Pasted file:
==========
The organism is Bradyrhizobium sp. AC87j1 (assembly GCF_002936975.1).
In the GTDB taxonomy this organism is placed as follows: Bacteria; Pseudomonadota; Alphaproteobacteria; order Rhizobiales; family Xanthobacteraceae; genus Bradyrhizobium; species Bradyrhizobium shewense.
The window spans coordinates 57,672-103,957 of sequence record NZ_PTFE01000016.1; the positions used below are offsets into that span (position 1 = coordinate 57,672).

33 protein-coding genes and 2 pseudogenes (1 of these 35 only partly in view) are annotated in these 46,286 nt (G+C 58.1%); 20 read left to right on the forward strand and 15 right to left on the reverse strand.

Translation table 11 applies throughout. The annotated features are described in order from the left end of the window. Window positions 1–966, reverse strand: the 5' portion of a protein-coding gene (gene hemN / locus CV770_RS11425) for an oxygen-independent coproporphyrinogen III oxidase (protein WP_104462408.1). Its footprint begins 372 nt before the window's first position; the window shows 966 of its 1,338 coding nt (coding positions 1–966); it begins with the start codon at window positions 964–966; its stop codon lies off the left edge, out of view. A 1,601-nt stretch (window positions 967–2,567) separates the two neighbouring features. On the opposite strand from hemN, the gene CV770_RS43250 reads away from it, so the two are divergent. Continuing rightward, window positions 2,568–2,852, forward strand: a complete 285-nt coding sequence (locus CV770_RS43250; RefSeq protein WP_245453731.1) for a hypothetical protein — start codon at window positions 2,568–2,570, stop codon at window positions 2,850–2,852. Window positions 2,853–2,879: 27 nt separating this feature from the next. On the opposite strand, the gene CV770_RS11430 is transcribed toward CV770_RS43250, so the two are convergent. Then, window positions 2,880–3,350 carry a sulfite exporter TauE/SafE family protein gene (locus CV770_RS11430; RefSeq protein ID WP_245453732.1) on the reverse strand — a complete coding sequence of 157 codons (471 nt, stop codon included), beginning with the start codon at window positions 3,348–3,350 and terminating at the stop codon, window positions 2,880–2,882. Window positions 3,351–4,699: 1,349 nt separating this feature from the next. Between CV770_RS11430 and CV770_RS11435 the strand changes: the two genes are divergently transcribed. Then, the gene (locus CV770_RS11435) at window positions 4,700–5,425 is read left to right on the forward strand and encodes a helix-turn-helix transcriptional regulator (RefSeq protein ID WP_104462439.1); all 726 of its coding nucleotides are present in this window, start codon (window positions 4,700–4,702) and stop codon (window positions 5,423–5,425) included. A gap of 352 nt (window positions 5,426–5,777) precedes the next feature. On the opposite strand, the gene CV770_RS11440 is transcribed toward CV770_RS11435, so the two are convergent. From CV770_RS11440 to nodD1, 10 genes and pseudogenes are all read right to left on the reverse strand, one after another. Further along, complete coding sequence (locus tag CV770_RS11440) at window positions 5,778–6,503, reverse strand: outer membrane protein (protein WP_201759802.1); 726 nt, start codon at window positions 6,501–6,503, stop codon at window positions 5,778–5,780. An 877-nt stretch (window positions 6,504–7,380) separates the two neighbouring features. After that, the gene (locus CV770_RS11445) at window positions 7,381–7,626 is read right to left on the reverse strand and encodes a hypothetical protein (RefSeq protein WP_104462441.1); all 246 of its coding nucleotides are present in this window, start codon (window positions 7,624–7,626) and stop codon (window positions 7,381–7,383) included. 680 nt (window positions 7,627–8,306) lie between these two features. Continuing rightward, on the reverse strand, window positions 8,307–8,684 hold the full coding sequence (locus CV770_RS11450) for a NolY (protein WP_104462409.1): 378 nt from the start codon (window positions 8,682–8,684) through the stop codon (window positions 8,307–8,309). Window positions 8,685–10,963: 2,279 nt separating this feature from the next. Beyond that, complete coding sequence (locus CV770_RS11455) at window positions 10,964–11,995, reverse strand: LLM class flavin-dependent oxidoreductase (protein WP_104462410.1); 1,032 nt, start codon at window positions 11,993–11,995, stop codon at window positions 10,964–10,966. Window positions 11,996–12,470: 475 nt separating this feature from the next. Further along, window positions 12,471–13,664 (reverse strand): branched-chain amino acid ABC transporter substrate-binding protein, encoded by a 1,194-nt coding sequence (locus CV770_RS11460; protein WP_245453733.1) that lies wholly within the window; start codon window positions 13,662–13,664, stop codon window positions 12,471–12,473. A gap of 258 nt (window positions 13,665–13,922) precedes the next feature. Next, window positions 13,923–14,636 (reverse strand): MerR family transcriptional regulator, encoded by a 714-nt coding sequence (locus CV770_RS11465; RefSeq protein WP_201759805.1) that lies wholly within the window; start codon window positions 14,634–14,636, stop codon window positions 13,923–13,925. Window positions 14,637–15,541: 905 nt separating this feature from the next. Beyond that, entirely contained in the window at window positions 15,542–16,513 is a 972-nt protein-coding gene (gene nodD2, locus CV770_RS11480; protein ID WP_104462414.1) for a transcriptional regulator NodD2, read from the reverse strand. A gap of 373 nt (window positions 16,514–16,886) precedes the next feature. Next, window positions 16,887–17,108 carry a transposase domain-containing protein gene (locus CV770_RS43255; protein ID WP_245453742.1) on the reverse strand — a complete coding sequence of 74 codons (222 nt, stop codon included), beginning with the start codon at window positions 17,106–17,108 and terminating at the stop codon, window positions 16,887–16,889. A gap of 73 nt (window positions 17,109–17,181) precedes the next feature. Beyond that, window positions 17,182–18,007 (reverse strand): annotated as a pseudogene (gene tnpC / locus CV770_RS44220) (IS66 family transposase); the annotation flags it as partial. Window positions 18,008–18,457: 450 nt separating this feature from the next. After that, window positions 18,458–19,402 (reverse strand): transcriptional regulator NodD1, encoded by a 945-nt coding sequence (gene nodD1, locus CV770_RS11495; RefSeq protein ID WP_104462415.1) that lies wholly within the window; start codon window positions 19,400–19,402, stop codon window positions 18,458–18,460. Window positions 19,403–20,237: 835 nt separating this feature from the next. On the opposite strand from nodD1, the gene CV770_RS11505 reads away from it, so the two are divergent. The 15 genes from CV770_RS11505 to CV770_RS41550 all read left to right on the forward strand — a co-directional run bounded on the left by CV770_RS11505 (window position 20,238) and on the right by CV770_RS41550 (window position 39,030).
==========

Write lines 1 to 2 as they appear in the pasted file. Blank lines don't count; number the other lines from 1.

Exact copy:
The organism is Bradyrhizobium sp. AC87j1 (assembly GCF_002936975.1).
In the GTDB taxonomy this organism is placed as follows: Bacteria; Pseudomonadota; Alphaproteobacteria; order Rhizobiales; family Xanthobacteraceae; genus Bradyrhizobium; species Bradyrhizobium shewense.